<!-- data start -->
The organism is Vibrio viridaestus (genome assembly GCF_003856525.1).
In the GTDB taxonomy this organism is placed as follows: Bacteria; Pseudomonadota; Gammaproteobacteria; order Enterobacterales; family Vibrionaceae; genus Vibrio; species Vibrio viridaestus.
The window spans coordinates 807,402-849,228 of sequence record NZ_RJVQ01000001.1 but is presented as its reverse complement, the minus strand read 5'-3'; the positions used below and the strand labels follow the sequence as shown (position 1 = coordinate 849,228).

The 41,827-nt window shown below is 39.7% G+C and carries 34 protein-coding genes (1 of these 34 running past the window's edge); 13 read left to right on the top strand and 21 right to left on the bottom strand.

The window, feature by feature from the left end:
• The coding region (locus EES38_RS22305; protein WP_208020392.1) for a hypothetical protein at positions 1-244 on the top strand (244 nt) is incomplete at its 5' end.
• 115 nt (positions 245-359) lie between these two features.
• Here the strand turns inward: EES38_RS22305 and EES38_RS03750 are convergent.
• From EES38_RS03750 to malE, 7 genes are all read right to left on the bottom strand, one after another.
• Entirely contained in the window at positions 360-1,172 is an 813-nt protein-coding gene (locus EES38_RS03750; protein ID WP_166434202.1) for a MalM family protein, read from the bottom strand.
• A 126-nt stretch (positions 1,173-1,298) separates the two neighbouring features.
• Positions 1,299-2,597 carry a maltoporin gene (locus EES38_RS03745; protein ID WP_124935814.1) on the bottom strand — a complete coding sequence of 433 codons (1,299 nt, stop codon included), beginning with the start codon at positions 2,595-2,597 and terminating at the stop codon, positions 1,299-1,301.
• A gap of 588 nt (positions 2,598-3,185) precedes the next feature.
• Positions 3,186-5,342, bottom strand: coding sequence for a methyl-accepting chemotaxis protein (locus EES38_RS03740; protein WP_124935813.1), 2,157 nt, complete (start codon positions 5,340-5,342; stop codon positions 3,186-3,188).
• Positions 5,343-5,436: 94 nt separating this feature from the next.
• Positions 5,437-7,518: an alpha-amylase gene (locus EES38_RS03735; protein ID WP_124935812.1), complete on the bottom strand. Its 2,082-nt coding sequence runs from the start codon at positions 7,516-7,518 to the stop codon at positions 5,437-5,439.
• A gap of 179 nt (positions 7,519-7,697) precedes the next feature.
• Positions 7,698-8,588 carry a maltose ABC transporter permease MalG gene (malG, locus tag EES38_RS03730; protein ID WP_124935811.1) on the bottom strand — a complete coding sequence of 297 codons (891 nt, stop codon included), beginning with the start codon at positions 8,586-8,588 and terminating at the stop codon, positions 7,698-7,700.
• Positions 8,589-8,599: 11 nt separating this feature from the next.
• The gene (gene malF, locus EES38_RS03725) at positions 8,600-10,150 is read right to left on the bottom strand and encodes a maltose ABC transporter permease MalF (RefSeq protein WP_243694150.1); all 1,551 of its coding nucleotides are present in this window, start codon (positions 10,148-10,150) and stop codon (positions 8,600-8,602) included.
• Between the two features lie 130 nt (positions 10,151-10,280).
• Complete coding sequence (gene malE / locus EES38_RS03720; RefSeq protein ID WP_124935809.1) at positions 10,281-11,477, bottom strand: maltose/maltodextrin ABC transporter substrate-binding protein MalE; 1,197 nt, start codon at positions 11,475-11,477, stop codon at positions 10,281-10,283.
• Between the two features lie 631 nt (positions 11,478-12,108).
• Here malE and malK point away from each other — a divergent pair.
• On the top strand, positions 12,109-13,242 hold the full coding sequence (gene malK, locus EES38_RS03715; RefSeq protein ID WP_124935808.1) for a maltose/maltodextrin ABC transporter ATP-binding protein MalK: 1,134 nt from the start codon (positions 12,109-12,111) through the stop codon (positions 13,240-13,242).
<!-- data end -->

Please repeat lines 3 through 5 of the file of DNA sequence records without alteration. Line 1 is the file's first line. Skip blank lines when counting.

The window spans coordinates 807,402-849,228 of sequence record NZ_RJVQ01000001.1 but is presented as its reverse complement, the minus strand read 5'-3'; the positions used below and the strand labels follow the sequence as shown (position 1 = coordinate 849,228).

The 41,827-nt window shown below is 39.7% G+C and carries 34 protein-coding genes (1 of these 34 running past the window's edge); 13 read left to right on the top strand and 21 right to left on the bottom strand.

The window, feature by feature from the left end: